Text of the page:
will be conflicting views and information. How these are evaluated within the decision-aiding process is a separate but important element (see principles 3 and 5), however it is clear that obtaining a full spectrum of views is important.
Ensure that the roles and responsibilities of all participants, and the rules for cooperation are clearly defined
A clear definition, at the beginning of the process, of the roles and responsibilities of the different categories of participants (for example, experts, authorities, sponsors, lay persons, decision maker versus decision taker, …), is important to obtain a shared understanding of what is expected from each and the extent of the influence they may have. In addition it will be helpful to set out clearly the rules under which cooperation can be achieved. A clear delineation of the consultation phase and the decision phase, as well as a clear understanding of where individuals’ responsibilities and accountabilities begin and end is essential to clarify the conditions of the engagement. Potential conflicts of interest should be declared by all parties. It may be helpful for radiological protection professionals to make reference to their own Code of Ethics.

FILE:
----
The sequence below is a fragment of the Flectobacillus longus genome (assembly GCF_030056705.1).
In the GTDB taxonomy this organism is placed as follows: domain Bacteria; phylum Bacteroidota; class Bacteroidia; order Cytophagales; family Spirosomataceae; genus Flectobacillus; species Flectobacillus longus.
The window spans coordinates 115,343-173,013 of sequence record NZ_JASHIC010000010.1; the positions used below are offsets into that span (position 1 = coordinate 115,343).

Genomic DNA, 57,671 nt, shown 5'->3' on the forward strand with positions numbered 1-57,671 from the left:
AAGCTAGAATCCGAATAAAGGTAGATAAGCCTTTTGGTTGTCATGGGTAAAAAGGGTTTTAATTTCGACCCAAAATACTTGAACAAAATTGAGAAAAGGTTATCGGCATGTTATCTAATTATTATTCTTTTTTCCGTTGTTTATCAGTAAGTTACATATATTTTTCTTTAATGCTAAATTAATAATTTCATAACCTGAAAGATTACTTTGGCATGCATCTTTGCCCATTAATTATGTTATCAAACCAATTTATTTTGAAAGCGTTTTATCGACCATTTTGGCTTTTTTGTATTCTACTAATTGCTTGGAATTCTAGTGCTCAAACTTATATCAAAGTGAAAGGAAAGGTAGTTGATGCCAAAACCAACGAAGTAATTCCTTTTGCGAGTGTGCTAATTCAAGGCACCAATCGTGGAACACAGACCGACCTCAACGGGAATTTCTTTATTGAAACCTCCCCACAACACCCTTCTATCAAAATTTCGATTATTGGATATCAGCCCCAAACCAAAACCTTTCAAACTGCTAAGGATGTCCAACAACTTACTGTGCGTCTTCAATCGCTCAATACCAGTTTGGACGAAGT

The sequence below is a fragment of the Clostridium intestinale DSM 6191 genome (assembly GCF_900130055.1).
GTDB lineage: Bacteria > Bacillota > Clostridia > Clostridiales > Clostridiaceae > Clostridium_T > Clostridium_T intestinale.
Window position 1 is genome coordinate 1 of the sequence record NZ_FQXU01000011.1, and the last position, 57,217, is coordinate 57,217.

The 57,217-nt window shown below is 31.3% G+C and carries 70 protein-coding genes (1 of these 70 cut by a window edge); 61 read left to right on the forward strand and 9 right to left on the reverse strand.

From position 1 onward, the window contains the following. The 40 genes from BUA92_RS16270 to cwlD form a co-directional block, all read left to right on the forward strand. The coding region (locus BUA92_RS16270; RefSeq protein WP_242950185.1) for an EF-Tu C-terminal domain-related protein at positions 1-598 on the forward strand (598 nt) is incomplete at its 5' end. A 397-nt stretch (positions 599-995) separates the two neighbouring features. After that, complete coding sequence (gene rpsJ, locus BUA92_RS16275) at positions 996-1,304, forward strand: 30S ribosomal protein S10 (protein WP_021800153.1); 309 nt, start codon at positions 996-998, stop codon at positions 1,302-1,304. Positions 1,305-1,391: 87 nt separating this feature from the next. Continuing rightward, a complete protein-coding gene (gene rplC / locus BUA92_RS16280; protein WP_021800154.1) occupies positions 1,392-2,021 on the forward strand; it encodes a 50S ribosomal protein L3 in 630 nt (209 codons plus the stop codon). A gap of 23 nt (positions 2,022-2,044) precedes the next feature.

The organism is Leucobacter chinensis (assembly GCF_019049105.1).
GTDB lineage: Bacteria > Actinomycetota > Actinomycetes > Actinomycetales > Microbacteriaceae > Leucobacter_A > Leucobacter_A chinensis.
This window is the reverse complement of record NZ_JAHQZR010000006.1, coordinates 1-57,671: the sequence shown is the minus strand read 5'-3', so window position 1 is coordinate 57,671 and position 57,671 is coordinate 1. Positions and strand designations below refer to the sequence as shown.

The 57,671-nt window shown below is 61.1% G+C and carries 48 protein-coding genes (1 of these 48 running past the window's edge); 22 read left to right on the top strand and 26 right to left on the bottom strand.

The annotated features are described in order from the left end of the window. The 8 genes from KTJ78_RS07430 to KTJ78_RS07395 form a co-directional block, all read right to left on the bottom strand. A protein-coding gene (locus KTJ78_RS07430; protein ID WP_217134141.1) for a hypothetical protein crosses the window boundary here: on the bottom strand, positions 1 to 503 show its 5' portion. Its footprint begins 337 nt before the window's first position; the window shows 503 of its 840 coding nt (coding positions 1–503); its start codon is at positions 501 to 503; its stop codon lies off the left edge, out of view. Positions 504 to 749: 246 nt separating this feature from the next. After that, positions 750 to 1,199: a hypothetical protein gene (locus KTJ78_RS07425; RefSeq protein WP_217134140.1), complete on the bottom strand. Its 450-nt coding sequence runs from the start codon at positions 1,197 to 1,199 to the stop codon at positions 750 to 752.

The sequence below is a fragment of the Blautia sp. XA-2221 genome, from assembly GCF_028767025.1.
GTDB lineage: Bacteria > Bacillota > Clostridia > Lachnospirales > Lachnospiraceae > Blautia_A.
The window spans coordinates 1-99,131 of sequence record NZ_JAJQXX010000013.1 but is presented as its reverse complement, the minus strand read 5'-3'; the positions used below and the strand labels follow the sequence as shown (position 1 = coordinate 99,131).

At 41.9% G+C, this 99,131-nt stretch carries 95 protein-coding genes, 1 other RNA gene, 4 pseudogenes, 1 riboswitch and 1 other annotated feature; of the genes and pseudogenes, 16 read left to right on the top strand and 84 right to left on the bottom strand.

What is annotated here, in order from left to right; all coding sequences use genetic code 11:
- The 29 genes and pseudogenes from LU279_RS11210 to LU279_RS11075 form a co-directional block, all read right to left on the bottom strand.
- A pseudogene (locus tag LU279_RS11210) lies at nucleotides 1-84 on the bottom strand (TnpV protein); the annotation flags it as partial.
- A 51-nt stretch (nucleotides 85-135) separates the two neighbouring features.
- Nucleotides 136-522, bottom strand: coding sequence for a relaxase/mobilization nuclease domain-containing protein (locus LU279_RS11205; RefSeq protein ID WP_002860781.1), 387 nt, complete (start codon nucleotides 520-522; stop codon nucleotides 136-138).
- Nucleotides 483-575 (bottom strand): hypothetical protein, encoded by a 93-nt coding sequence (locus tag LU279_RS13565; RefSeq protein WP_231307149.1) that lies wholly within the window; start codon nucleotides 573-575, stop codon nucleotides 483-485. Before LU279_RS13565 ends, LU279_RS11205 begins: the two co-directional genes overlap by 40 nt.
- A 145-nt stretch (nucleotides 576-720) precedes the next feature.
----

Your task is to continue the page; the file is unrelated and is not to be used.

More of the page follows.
One of the objectives of stakeholder engagement in a decision-aiding process is to promote dialogue and mutual understanding, but not necessarily to reach a consensus on all aspects of the situation. It is thus important to preserve the autonomy of the different categories of participants concerning their points of view or their evaluation of the situation. This delineation of roles is a key element to create the conditions for the participants to contribute to the improvement of the evaluation of the situation and the radiation protection options.